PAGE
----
The decision flies in the face of recommendations from English Heritage (EH) that the cinema was not of 'listable quality' because it had been 'too extensively' modified.
Jowell's ruling effectively foils plans by Manchester-based developer Empera Estates to build 82 flats on the city centre site, but will delight campaign group Save our Lonsdale which had garnered the support of high-profile names including comedian Ken Dodd and Prince Charles ( Ken Dodd and Prince Charles forge alliance to save cinema ).
Contrary to EH's findings, which found the cinema had been too heavily modernised to warrant any historic protection, the Secretary of State for Culture Media and Sport felt that the building was worthy of a grade-II listing.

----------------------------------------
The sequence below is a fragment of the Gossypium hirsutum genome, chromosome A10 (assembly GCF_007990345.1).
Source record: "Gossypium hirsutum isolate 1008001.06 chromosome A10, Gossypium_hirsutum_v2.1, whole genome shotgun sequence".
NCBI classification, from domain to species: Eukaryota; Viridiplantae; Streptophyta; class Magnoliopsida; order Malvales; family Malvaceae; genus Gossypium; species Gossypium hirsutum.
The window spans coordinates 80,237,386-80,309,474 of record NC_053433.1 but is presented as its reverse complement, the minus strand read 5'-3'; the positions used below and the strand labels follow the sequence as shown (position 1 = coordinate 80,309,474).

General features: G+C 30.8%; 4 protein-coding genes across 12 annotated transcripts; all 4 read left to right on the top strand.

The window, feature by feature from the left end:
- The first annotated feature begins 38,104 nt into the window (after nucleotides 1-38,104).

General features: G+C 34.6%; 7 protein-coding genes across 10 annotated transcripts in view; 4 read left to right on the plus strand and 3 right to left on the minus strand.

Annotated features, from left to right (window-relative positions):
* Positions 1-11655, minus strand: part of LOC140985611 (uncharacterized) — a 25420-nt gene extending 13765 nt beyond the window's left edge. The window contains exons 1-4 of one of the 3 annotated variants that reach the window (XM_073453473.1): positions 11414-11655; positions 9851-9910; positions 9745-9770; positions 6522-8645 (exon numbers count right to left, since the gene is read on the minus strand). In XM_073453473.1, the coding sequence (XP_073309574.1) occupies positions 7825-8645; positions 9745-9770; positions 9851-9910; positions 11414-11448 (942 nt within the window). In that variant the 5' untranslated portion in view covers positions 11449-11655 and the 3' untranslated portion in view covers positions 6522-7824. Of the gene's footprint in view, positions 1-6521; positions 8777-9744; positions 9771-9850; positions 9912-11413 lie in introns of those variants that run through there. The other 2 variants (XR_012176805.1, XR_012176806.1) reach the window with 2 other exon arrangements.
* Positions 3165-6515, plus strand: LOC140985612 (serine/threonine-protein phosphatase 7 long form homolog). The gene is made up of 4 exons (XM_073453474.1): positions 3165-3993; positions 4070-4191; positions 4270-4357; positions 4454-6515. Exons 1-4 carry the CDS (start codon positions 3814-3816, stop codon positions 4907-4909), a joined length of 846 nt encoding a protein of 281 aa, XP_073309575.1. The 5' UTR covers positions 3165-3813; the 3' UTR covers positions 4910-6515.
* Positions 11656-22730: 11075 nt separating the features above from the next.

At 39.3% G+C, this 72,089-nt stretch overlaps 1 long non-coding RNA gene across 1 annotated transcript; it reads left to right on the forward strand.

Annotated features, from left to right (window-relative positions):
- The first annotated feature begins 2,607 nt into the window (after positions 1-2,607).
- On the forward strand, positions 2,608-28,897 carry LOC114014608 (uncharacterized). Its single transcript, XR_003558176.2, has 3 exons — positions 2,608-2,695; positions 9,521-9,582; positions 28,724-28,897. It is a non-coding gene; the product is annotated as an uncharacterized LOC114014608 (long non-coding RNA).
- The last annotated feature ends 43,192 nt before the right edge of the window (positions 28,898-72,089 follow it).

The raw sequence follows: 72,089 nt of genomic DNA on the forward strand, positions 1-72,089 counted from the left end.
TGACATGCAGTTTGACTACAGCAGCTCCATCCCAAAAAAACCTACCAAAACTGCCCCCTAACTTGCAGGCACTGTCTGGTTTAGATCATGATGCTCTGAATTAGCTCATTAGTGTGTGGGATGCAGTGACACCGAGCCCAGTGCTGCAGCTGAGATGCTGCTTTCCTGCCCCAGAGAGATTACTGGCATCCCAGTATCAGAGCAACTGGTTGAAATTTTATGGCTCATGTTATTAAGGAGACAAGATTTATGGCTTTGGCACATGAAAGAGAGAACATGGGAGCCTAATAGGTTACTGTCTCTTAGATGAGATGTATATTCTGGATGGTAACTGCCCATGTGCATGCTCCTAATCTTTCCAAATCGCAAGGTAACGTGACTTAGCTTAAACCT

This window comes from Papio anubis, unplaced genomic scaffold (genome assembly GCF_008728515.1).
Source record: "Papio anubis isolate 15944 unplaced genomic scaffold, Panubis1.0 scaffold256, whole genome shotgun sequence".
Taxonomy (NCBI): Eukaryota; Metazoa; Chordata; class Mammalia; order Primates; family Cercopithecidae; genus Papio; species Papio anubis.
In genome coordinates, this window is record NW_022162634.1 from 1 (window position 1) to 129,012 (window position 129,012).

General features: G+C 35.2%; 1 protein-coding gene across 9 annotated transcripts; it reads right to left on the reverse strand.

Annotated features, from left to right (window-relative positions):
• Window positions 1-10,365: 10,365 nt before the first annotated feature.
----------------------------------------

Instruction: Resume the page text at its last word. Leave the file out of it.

In a statement, Jowell said that it was 'highly likely that, behind the remaining partitions, the vast majority of original features remain.'
Among the most prized features of the cinema are an Italian marble floor, decorated lift doors with stained-glass lozenges set in brass fittings and Art Deco light fixtures.
It is unclear how Empera Estates will proceed, but it is understood the original application for residential units on the plot will have to be withdrawn.